Since 1884, audiences have flocked to Coventry Street to witness the wonderful plays and musicals presented by the Prince of Wales Theatre (which was called simply the Prince’s Theatre for the first two years of its appearance in the capital). However, there have in fact been two theatres to appear on this site and take on the famous name; the one that emerged in 1886 (and lasted until 1937) and the one that was rebuilt and remains to this day. Both venues have welcomed a long line of visitors and performers during their time, and both would have to survive the onslaught of world wars, whilst continuing to welcome visitors in the modern day.
C J Phipps was the man behind the original Prince of Wales Theatre that appeared on Coventry Street and from its first arrival in 1884 to its replacement in 1937 it would host a number of famous shows, in addition to some of the biggest stars of the time. The success of one show in particular – 1886’s “Dorothy” – ensured that another West End theatre would appear in the capital in the form of the Lyric Theatre, which was built on the funds from the successful show. Then, as the decades progressed, further musical plays, comedies and farces would emerge and entertain the crowds.
Robert Cromie would be the man responsible for the designs of the new Prince of Wales Theatre that appeared in 1837, with Gracie Fields singing as the foundation stone was laid. With a revised number of seats, plus designs that harked to a different era of theatre tastes, it would continue to welcome shows. It would also be used as a cinema, just like many other West End theatres, and in particular screened “The Great Dictator” by Charlie Chaplin in the 1940s. Then, after surviving the Second World War – which had seen stray German bombs hit both the Piccadilly Theatre and Queen’s Theatre – the Prince of Wales Theatre continued to provide homes for further shows.
This continued with varieties, reviews and musicals right up until 2004 when Cameron Mackintosh oversaw refurbishments to the venue. However it was not long before such changes were complete and the Prince of Wales Theatre reopened with a production that has continued to the present day and even spawned a hit movie – “Mamma Mia!”
The first production to appear in the 1884 version of the theatre was W S Gilbert’s “The Palace of Truth”, which had previously been staged in London in 1870 and, in addition to the run that appeared at the then-Prince’s Theatre, would go on to be staged successfully at other locations well into the 20th century. However, it would be “Dorothy” – a comic opera from Alfred Cellier and B C Stephenson – that would prove to be the first true success story to appear on its stage. The show had previously appeared at the Gaiety Theatre (a venue that would fail to reappear following a bomb hit in the Second World War) and after its success at the Prince of Wales would transfer to the new Lyric Theatre, whilst continuing to be performed into the early 20th century.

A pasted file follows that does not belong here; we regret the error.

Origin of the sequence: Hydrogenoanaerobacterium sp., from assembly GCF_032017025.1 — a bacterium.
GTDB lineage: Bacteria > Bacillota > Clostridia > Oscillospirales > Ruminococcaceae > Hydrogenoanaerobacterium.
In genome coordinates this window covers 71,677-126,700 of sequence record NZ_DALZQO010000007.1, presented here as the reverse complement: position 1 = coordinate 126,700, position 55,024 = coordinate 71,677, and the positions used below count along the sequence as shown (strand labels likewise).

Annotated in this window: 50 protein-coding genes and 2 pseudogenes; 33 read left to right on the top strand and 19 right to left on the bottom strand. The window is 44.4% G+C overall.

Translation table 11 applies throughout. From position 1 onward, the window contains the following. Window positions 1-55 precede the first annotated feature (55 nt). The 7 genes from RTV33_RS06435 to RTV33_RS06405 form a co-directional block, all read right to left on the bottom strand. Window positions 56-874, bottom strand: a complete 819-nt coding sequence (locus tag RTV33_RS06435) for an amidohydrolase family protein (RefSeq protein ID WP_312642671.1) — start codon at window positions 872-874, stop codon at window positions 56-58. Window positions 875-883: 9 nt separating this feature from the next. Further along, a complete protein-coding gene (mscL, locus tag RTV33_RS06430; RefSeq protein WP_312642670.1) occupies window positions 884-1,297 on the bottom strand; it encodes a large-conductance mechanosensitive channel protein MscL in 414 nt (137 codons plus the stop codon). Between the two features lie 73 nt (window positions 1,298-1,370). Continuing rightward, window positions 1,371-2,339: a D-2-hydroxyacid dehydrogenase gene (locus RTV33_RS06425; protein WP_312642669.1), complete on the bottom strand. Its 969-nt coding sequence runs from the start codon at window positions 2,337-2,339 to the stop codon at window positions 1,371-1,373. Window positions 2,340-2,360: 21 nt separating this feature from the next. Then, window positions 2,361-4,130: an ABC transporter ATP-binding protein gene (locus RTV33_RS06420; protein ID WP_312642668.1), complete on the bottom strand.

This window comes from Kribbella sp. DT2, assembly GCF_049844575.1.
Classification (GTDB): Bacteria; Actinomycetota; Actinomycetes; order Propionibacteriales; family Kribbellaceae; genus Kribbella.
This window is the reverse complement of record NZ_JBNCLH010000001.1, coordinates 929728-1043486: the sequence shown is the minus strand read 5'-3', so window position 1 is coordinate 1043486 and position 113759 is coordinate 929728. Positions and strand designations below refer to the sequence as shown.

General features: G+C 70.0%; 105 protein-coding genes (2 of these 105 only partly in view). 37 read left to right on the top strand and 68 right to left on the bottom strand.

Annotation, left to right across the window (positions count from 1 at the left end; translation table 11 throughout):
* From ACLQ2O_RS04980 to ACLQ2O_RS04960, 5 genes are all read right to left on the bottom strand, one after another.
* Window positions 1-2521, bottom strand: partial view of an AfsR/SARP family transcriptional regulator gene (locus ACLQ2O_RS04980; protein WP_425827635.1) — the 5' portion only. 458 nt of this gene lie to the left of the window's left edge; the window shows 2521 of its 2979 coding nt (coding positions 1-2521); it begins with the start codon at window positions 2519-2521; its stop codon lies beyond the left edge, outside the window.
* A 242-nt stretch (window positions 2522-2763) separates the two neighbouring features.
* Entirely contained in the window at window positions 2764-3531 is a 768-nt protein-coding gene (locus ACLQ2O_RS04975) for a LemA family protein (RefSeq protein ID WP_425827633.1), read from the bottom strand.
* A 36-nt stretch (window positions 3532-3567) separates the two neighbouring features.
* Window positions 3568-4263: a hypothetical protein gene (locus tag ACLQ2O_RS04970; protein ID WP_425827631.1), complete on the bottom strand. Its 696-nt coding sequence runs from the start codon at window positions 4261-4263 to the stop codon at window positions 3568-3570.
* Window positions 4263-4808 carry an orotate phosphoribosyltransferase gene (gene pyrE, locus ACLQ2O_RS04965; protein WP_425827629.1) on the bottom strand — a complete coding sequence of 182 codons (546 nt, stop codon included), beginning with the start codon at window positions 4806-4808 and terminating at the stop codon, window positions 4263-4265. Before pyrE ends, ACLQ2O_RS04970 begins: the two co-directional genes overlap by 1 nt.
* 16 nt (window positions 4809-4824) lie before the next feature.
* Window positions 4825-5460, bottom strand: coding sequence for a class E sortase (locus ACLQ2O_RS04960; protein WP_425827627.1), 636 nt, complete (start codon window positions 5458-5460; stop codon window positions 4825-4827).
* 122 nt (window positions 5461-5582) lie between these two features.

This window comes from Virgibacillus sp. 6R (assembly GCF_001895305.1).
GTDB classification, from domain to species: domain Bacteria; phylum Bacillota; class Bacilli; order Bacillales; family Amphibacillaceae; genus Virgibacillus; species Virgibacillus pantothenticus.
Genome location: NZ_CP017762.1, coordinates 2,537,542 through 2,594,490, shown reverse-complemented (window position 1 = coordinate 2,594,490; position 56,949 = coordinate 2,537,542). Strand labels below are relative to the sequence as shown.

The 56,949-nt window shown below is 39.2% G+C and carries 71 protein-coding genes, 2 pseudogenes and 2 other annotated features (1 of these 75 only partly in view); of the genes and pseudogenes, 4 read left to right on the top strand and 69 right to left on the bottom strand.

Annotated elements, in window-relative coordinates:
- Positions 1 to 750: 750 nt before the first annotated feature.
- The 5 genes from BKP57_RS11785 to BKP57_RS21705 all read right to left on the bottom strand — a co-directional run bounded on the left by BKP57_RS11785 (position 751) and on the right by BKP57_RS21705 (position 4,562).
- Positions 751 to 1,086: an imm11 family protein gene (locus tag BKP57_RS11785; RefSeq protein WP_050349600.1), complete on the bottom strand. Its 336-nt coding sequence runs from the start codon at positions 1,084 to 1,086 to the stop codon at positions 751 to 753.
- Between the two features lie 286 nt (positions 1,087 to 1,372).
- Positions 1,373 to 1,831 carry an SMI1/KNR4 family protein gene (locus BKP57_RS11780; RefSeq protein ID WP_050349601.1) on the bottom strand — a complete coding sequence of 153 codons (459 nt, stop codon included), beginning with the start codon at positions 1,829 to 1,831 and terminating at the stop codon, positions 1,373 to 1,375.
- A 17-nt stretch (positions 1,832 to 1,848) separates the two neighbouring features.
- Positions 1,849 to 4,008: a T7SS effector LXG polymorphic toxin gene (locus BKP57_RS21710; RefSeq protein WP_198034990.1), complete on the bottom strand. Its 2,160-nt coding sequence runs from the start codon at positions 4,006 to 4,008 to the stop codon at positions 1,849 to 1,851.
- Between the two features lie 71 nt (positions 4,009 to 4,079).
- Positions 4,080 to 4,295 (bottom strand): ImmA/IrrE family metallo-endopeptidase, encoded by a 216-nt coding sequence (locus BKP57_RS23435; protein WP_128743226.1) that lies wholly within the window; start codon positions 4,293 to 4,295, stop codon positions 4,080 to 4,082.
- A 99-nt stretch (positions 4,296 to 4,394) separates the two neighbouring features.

As time went on, further high profile shows would appear, including “In Town” from George Edwardes and “Gentleman Joe” from Basil Hood, in addition to adaptations of the likes of “A Tale of Two Cities” and “Vanity Fair”. Then, as the 20th century arrived, it would see in the new century with shows like “King of Cadonia” and “Yes, Uncle!” It ensured that it would find a lasting audience right up until the announcement of its demolition and reconstruction.
Then, after 1837’s reconstruction, the venue would become the home of various further hits. Amongst them was “Harvey”, the play from Mary Coyle Chase that would go on to become a high profile Hollywood movie starring James Stewart. The London production would star Josephine Hull, who would go on to earn an Academy Award for Best Supporting Actress for the same role onscreen.
As the decades progressed it would welcome the likes of “Sweet Charity” and “Aspects of Love” from Andrew Lloyd Webber, before closing for refurbishments in 2004. When it reopened it would welcome a show that would go on to become a cultural icon, breaking box office records and spawning a hit movie that would earn further fans around the world. It takes the form of the venue’s current production “Mamma Mia!”, which is a unique story of love and marriage on a Greek Island, with the music of “ABBA” as its big draw. Before James Cameron’s “Avatar” and Pixar’s “Toy Story 3” overtook it in 2010, the movie version of “Mamma Mia!” was the highest grossing movie in UK box office history.
Further Facts about the Prince of Wales Theatre
• Some well known names to appear at the Prince of Wales Theatre include Martin Harvey, Gertrude Lawrence, The Beatles, James Stewart, Michael Ball and more.
• In addition to the reconstructions that took place in 1937 and 2004, the Prince of Wales Theatre was also extensively refurbished in the 1960s.
|Thursday, 19 Jan, 2017||Prince of Wales Theatre, London||The Book of Mormon|
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